Erythrocyte Pyruvate Kinase Deficiency

Alleles: N = Normal, K = PK deficiency

  • N/N No copies of PK deficiency mutation. (Your cat is not a carrier of this disease)

  • N/K 1 copy of PK deficiency mutation. The cat will live a normal life but carries a broken allele. This allele will be passed to kittens if breeding.

  • K/K 2 copies of PK deficiency mutation. Your feline is or will be affected and the severity of symptoms cannot be predicted. All offsprings will get PK deficiency.

Testing can be done by UCDAVIS at or Optimal selection at

Signs & Symptoms: Pale mucous membranes, Lethargy, Lack of appetite, Weight loss, Icterus (jaundice), Abdominal enlargement, Diarrhea

The resulting anaemia is often mild and intermittently detectable or may not become evident until the cat is older (if ever), so there is not usually cause for immediate concern. Indeed some cats never show clinical signs associated with PKDef. Signs to look out for are lethargy and inappetence. Stressful situations may cause symptoms to develop.

The only treatment available is a bone marrow transplant. This treatment is very expensive and life threatening.

Due to wanting to limit the gene pool unless the kitten is of perfect features we will not allow that kitten to be released for breeding if they are a carrier of the broken allele. We also will at this time not breed N/K to another N/K or K/K due to the treatment being so new and risky.

Pyruvate Kinase is a disorder that causes anemia due to the breakdown of red blood cells, this is caused due to a mutation of the PKLR gene. The anemia can be intermittent as well as the age of onset is random, and clinical signs are also random. The disease is inherited as an autosomal recessive trait, so only cats with two copies of the defective gene are affected. It only works like a Yin and Yang, one cannot function properly without the other.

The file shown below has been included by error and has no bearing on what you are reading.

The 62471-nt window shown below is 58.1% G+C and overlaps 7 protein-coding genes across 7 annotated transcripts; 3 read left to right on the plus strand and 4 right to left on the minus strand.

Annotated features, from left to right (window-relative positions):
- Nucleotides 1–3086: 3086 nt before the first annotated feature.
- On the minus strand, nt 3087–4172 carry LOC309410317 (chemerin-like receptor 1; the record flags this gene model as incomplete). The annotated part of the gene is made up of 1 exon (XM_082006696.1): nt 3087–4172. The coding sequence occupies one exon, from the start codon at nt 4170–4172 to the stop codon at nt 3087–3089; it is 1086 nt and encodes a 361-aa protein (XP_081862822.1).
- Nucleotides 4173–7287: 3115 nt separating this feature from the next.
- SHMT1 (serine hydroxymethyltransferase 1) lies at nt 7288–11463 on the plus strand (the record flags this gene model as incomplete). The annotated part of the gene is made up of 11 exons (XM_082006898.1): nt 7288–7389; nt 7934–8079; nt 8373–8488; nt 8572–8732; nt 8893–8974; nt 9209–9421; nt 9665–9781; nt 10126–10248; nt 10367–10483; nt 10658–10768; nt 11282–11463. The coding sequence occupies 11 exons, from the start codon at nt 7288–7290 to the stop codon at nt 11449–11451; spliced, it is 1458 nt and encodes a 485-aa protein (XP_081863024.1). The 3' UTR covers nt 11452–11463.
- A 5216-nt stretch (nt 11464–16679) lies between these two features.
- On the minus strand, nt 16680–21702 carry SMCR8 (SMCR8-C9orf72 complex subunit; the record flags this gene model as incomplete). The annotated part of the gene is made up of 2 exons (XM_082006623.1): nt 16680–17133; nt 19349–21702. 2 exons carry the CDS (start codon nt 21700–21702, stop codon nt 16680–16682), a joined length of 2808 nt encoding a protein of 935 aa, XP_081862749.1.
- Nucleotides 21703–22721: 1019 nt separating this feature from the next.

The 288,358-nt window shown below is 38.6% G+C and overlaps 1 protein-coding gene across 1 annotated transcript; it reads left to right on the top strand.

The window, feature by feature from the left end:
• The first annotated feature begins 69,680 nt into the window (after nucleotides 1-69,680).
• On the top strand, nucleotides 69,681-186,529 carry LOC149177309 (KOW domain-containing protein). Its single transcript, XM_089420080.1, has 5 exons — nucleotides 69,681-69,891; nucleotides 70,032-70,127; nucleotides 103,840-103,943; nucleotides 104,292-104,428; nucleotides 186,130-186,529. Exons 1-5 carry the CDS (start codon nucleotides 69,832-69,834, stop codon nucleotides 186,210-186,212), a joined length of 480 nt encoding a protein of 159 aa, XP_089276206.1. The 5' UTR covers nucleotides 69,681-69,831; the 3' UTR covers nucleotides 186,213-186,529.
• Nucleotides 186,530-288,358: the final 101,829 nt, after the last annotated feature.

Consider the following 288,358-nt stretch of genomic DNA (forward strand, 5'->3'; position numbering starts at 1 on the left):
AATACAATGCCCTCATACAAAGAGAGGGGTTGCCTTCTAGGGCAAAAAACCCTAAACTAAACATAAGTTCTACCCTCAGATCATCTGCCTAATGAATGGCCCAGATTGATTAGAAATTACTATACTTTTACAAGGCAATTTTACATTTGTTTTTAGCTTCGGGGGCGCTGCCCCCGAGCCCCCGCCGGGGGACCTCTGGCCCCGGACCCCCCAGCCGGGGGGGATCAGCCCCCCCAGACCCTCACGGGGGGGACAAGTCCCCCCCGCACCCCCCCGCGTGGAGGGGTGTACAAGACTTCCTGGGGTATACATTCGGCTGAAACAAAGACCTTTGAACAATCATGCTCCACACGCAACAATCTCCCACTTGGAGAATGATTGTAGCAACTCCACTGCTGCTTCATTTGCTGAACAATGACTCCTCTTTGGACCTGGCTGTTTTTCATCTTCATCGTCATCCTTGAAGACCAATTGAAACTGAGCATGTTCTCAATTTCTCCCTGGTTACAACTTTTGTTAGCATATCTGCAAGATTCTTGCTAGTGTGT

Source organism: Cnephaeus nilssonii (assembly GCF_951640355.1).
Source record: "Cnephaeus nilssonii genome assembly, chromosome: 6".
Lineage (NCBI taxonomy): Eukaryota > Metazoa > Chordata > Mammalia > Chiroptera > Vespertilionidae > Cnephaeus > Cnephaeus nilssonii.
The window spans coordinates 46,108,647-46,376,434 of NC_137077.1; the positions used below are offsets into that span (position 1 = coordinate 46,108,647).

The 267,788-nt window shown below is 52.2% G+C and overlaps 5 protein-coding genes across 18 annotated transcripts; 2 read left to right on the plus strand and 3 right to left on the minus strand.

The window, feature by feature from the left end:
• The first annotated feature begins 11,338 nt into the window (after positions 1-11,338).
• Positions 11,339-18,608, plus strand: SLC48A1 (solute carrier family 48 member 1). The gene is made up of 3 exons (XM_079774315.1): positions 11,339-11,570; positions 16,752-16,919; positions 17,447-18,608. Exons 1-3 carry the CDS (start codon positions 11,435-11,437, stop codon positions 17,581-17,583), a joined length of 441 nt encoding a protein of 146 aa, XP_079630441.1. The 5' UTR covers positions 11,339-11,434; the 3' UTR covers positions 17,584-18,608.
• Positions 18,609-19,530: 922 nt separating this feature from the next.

Any carriers of a single allele are okay to breed against a clean non-carrier. No we do NOT allow kittens who are carriers to be sold back into the pool with breeding rights. If we so choose to breed the broken gene it will be done within our home or within our small circle of scientific breeders for further study in hopes we can release the line back into the gene pool clean and with out any issues.

Any kitten with a single PKDEF allele will live a normal happy life without any conflicts or issues due to this broken gene! Links are provided below with more useful and helpful information regarding this disease and the genes behind how it works.

Red blood cells (RBCs or erythrocytes): Cells that carry oxygen throughout the body

Anemia: A condition in which the blood has lower-than-normal levels of RBCs or hemoglobin

Hemoglobin: A protein that helps RBCs carry the oxygen your body needs

Hemolytic anemia: A type of anemia that is caused by the early breakdown of RBCs in the bloodstream or by the spleen

Hemolysis: The breakdown of RBCs, which leads to the release of hemoglobin into the blood and production of bilirubin

Chronic: Lasting a long time

Catalyze: To increase the rate of a chemical reaction

Enzyme: A protein that catalyzes chemical reactions that occur inside the body

Gene mutation: A permanent change in the DNA sequence of a gene, altering the gene’s ability to make a protein and causing the protein to stop working properly

Deficiency: A shortage of something

PKR (pyruvate kinase in RBC): The pyruvate kinase enzyme

Glycolysis: The process of RBCs converting glucose (sugar) into pyruvate and ATP

ATP: The primary source of energy for cells